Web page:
Michigan’s Dog Bite Laws
Michigan law imposes tough consequences on dog owners in the event that their pet bites another person. This is known as strict liability. When a dog bites, then the owner is presumed liable unless there’s a mitigating circumstance: 1) provocation or 2) trespassing.
Have you ever seen Michigan’s dog bite law? Here, check it out:
287.351 Person bitten by dog; liability of owner.
(1) If a dog bites a person, without provocation while the person is on public property, or lawfully on private property, including the property of the owner of the dog, the owner of the dog shall be liable for any damages suffered by the person bitten, regardless of the former viciousness of the dog or the owner’s knowledge of such viciousness.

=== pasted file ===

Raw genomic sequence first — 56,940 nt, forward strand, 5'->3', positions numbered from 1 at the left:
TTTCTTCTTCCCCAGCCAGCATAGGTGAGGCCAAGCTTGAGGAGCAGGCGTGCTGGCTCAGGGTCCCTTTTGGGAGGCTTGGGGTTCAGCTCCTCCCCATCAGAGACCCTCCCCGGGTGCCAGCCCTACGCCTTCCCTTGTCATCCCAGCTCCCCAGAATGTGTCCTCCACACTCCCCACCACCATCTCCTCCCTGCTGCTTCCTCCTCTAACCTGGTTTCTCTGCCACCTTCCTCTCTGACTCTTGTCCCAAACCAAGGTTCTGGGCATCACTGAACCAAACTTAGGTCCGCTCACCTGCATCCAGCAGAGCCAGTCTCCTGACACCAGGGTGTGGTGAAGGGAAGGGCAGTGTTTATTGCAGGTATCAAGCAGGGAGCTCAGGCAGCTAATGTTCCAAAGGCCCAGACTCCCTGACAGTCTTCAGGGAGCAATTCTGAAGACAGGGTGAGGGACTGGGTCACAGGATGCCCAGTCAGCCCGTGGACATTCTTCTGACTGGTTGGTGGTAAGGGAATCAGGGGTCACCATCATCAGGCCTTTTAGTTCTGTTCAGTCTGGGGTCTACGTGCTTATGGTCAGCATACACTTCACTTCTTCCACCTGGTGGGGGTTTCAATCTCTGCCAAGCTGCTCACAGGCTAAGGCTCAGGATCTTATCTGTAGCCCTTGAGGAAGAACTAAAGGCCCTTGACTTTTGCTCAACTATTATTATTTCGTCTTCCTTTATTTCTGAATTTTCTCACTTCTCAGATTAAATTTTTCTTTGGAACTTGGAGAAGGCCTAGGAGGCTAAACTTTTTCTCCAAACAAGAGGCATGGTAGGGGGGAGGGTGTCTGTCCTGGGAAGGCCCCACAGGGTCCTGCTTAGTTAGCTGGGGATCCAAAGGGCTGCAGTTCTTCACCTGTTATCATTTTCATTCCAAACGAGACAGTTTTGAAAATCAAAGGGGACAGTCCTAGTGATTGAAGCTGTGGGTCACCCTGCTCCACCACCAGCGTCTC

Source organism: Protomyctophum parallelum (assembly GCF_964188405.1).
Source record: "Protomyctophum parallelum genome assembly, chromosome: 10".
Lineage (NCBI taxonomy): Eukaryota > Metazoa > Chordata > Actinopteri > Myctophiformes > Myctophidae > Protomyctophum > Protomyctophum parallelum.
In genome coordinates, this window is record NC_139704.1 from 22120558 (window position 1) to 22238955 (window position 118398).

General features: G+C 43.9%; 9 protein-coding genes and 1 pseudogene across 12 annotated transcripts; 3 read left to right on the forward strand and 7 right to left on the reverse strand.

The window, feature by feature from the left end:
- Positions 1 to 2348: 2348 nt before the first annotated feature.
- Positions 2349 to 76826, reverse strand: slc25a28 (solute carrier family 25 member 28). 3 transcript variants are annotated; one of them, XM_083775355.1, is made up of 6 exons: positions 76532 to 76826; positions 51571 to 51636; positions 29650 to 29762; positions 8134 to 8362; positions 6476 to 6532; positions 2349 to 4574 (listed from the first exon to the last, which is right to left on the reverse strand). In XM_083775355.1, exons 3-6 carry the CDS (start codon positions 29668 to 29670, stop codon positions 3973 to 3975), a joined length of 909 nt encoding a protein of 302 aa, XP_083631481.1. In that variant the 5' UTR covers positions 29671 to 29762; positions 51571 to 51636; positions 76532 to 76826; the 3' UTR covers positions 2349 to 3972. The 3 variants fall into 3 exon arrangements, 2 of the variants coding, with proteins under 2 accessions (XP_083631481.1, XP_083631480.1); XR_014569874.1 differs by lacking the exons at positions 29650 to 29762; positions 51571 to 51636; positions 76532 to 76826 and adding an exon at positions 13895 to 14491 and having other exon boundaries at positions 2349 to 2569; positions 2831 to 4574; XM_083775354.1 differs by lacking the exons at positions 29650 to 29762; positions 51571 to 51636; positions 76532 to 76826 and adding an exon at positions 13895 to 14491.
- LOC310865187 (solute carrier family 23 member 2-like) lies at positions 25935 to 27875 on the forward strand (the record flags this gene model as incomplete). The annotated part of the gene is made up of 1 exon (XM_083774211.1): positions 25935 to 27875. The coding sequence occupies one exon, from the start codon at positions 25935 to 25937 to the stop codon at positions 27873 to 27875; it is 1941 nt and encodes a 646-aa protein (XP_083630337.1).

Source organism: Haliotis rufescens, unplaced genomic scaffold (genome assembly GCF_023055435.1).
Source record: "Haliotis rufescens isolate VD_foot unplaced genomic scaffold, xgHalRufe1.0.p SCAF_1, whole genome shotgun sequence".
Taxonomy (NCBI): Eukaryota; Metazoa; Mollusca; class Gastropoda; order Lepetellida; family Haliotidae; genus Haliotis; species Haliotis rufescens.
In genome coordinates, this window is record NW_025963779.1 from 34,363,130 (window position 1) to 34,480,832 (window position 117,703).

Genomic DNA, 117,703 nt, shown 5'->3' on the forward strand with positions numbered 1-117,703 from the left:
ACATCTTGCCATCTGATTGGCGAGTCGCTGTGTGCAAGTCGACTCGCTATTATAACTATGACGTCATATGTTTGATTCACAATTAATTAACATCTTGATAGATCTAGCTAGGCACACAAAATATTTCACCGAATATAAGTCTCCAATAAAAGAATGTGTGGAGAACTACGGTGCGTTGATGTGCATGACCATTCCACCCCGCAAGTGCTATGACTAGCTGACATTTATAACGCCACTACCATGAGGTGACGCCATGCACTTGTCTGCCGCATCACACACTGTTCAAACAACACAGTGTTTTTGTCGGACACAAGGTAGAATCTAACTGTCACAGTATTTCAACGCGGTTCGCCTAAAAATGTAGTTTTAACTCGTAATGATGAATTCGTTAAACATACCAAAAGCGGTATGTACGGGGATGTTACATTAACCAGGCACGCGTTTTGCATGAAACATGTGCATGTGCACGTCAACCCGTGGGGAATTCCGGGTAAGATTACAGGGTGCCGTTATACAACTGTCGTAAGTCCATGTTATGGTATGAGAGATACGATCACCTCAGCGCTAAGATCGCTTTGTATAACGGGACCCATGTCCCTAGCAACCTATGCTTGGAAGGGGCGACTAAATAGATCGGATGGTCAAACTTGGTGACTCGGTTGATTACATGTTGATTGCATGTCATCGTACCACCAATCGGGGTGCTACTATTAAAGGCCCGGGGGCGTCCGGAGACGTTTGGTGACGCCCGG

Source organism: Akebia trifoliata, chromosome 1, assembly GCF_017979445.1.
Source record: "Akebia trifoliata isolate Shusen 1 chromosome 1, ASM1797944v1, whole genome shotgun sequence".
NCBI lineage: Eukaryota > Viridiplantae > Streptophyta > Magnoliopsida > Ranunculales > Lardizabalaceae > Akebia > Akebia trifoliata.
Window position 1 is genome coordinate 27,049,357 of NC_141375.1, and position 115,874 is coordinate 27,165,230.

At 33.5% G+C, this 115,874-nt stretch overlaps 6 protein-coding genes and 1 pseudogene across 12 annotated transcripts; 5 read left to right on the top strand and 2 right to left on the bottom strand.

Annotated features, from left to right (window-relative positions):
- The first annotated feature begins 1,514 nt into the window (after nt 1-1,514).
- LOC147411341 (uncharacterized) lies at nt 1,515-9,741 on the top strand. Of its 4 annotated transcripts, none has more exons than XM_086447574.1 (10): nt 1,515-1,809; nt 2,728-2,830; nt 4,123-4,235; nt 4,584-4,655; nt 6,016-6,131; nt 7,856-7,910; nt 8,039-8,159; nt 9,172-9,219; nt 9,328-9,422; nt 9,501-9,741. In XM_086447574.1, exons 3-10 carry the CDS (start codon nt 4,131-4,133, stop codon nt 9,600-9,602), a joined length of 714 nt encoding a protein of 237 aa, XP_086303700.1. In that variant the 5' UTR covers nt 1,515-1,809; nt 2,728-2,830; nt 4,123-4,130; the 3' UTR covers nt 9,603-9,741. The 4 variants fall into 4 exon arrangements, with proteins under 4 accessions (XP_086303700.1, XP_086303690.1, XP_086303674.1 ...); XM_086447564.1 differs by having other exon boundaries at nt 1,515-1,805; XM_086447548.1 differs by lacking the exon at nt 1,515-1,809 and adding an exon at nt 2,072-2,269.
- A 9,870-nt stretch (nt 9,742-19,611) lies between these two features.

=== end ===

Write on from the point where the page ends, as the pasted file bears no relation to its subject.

(2) A person is lawfully on the private property of the owner of the dog within the meaning of this act if the person is on the owner’s property in the performance of any duty imposed upon him or her by the laws of this state or by the laws or postal regulations of the United States, or if the person is on the owner’s property as an invitee or licensee of the person lawfully in possession of the property unless said person has gained lawful entry upon the premises for the purpose of an unlawful or criminal act.
It doesn’t matter if your dog hasn’t bitten anybody before the incident, one bite constitutes liability.
Goodwin & Scieszka is your Michigan dog bite law firm. Having handled Michigan dog bite claims for over 30 years, we have the attorneys and resources that you need to prevail on your claim. We handle all Michigan dog bite accident claims on a contingency fee basis, which means that you pay nothing until we fully litigate or settle your case. Call today.